When do I use commas? A teacher told me to put commas where I would breath, but I am a heavy breather and would put commas everywhere. Sometimes, it feels like commas are placed arbitrarily. How do I know when to use them in my writing?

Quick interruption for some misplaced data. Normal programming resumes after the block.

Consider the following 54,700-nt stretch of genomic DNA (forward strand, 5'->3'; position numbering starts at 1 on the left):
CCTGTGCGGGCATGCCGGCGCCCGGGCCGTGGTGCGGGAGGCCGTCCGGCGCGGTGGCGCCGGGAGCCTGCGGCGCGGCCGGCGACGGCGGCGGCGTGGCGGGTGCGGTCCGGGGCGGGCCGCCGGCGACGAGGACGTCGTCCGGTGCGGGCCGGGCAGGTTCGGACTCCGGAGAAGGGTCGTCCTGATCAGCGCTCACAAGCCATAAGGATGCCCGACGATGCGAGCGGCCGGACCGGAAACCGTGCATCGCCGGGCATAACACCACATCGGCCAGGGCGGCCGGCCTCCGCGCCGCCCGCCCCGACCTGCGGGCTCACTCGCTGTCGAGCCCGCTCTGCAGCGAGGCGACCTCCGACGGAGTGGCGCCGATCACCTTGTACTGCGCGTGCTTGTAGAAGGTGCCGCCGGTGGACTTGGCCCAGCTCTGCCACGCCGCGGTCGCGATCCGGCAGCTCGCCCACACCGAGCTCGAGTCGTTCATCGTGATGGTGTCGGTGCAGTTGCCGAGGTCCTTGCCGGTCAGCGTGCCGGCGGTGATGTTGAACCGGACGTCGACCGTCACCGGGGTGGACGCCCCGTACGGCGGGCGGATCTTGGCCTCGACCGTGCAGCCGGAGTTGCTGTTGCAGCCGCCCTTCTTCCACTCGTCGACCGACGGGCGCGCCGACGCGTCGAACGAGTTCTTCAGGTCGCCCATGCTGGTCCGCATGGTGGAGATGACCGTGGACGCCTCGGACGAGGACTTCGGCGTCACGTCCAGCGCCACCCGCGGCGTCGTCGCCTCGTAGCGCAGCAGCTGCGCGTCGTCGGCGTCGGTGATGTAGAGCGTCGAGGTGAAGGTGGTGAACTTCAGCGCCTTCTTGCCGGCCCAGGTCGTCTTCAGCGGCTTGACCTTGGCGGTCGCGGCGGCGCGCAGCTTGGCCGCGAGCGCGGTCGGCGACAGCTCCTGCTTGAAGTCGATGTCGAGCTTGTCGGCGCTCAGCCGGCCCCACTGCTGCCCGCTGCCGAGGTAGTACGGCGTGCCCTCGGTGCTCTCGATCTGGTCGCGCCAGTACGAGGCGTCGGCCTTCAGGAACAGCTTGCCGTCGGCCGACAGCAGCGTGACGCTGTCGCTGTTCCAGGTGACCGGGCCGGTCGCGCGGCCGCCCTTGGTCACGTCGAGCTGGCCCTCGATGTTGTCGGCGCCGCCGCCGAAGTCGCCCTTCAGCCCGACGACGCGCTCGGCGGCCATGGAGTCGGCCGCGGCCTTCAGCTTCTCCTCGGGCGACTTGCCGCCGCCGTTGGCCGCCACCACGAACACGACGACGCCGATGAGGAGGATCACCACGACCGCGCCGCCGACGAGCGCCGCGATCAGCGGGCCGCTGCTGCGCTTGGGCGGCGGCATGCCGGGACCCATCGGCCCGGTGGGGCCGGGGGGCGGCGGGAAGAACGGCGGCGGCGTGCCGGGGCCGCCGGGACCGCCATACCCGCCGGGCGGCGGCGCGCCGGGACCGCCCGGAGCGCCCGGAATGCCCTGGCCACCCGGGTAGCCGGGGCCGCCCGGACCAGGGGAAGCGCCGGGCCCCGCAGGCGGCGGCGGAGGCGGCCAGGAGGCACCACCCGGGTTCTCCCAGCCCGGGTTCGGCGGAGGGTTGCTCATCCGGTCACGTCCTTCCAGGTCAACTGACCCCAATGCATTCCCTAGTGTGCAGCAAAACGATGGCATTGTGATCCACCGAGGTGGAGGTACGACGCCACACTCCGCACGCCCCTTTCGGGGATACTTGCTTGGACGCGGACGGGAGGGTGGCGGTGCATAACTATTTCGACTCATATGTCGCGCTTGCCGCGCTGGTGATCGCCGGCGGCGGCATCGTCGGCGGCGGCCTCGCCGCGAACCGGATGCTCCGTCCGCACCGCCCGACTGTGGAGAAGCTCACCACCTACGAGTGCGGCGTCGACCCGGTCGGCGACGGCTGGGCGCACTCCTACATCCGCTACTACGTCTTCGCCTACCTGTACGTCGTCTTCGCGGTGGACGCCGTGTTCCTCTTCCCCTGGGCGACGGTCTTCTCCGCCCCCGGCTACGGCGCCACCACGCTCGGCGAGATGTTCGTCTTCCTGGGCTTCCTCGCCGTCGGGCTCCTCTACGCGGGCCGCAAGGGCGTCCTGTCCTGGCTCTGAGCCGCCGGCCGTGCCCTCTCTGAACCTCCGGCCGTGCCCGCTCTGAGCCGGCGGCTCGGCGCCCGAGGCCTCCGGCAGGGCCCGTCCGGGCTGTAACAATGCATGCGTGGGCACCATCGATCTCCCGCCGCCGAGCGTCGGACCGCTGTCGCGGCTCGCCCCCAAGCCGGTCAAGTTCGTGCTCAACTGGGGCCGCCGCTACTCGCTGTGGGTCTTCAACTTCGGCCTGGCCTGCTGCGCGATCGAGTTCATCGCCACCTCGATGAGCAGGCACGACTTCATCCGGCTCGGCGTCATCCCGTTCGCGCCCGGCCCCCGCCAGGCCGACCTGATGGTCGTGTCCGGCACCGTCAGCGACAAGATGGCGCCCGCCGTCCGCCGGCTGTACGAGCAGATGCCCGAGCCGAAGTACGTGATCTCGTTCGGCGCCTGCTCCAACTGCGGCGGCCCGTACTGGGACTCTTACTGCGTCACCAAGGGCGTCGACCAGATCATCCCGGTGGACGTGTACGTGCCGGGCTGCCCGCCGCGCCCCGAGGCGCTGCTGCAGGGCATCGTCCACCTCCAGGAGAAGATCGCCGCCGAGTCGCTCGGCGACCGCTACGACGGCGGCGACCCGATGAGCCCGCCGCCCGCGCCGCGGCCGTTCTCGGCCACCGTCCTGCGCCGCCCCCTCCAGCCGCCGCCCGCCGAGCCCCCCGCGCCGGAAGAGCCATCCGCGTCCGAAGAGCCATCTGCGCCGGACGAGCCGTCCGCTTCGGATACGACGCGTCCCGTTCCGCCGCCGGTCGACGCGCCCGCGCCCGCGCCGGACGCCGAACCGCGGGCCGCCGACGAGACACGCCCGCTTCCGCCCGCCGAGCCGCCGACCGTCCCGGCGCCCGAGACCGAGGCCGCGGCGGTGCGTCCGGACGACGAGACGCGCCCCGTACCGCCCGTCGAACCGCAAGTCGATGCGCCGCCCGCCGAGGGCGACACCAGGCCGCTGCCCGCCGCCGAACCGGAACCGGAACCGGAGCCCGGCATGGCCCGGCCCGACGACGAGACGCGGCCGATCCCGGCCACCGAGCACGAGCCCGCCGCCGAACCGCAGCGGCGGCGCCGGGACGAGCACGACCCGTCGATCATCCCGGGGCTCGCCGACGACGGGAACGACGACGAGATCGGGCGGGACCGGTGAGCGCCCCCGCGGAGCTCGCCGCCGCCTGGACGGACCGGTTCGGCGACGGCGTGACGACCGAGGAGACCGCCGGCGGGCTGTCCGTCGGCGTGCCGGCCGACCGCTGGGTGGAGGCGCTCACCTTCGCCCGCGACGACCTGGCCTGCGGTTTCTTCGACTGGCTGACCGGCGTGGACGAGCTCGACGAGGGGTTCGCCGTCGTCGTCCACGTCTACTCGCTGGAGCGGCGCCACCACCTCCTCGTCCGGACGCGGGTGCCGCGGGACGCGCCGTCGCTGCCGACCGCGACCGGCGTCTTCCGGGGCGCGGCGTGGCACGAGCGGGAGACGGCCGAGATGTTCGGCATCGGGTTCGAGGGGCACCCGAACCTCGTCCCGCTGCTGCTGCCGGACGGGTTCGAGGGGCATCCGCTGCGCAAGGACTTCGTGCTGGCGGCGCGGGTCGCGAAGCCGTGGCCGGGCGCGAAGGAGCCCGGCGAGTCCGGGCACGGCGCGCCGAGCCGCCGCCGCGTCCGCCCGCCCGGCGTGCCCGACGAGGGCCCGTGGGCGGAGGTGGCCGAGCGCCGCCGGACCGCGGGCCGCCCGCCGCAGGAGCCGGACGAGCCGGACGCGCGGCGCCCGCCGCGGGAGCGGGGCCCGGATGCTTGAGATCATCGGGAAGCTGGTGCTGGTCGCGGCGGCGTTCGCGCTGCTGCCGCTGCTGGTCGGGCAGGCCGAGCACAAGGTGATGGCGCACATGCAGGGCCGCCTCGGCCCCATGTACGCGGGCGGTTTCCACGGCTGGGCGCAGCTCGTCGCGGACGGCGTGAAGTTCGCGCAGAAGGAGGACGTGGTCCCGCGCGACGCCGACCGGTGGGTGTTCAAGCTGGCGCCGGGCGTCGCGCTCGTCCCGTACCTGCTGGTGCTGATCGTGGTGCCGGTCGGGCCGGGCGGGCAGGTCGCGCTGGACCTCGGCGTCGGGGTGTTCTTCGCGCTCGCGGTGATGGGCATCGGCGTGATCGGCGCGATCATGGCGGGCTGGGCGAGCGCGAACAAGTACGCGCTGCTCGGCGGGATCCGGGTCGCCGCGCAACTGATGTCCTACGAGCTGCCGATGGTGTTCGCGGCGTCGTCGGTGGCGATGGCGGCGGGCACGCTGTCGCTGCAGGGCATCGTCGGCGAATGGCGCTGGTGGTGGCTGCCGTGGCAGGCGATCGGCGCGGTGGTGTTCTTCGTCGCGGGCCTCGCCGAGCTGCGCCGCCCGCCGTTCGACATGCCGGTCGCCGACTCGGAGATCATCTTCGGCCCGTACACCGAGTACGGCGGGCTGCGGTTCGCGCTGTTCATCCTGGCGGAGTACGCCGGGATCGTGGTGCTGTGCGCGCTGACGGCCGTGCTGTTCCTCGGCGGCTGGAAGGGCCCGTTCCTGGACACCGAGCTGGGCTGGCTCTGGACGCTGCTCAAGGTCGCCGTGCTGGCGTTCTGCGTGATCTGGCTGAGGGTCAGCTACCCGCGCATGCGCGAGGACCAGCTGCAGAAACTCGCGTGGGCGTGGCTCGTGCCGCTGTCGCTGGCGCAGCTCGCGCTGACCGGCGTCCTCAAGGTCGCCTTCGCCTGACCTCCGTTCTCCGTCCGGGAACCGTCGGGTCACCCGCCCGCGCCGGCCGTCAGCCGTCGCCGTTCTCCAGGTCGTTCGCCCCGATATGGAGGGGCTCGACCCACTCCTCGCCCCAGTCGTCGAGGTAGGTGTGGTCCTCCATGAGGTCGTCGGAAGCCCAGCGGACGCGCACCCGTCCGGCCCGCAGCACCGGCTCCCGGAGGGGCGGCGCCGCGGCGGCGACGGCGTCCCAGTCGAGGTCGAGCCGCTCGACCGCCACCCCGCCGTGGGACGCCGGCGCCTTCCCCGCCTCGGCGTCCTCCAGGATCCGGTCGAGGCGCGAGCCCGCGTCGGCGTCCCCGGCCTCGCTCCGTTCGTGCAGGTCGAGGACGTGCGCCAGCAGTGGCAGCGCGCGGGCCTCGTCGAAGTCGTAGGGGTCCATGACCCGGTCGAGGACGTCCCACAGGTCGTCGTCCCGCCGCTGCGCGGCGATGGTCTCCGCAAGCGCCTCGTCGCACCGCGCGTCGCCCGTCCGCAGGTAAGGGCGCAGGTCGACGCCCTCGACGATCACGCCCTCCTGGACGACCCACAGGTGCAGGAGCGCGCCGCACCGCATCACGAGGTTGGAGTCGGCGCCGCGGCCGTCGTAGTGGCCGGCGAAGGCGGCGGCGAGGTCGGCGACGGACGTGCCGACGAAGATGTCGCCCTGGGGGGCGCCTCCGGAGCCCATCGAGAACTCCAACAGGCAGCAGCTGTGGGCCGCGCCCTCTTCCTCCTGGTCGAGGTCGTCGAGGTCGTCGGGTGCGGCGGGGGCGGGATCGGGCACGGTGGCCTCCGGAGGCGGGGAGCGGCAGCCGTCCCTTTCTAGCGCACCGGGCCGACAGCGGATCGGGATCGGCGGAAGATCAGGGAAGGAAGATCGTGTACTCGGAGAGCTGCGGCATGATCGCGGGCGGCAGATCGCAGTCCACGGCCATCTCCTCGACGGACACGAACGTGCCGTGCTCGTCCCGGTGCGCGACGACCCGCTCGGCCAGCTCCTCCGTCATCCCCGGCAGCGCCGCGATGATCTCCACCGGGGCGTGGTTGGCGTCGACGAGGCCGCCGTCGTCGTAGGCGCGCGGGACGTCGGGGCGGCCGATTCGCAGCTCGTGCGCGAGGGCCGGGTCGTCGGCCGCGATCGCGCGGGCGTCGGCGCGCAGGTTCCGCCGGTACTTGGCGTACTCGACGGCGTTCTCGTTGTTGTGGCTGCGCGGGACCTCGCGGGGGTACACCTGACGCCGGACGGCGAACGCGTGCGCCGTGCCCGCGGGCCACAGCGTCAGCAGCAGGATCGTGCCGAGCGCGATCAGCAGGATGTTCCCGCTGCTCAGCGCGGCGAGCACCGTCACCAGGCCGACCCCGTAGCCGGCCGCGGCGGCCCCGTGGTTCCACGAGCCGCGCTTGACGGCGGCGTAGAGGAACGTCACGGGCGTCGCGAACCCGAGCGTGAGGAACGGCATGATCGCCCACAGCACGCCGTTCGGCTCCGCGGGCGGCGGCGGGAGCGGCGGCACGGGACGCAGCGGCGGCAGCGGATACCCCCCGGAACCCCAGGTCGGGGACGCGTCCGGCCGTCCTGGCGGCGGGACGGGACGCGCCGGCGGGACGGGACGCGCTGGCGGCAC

There are a few rules to follow when determining where to use commas. The purpose of commas is to group words in a way that make your idea clear to the reader. Here are a few key rules to guide you: Use a comma for an introductory phrase. Introductory phrases are easy to identify because they usually start with a time phrase (before, after, during) or a preposition (over, around, above), and the subject of the sentence (he, she, Mary) usually comes after this phrase. Here is an example: Before I go to bed, I always brush my teeth. Here the introductory phrase is "Before I go to bed", so you must put a comma after the phrase. You also want to use commas when listing items in a series. Anytime you list off many things you want to do (verb phrases), items you want to eat (direct objects), or people (nouns), you always separate each item with a comma and put the word "and" in between the last two items. For example: I would really like to go to the gym, do my grocery shopping, and finish my school work today. I'm really hungry for apples, oranges, pears, bananas, or mangos. Bob, Gina, Mike, and Sam are my best friends. Finally, and the most difficult reason to use commas, is when you have a parenthetical phrase. This is a very commonly overlooked reason to use commas. A parenthetical phrase is added information, and you can tell it's parenthetical phrase because the sentence would operate the same if you removed the phrase. A parenthetical phrase usually explains what came just before. Sometimes these parenthetical phrases happen at the end of the sentence, in that case you just add a comma before the phrase. Otherwise, you want to surround a parenthetical element with commas. For example: I went to the store, like I always do, around dinner time. My favorite grocery store, located right around the corner from my house, is Trader Joe's.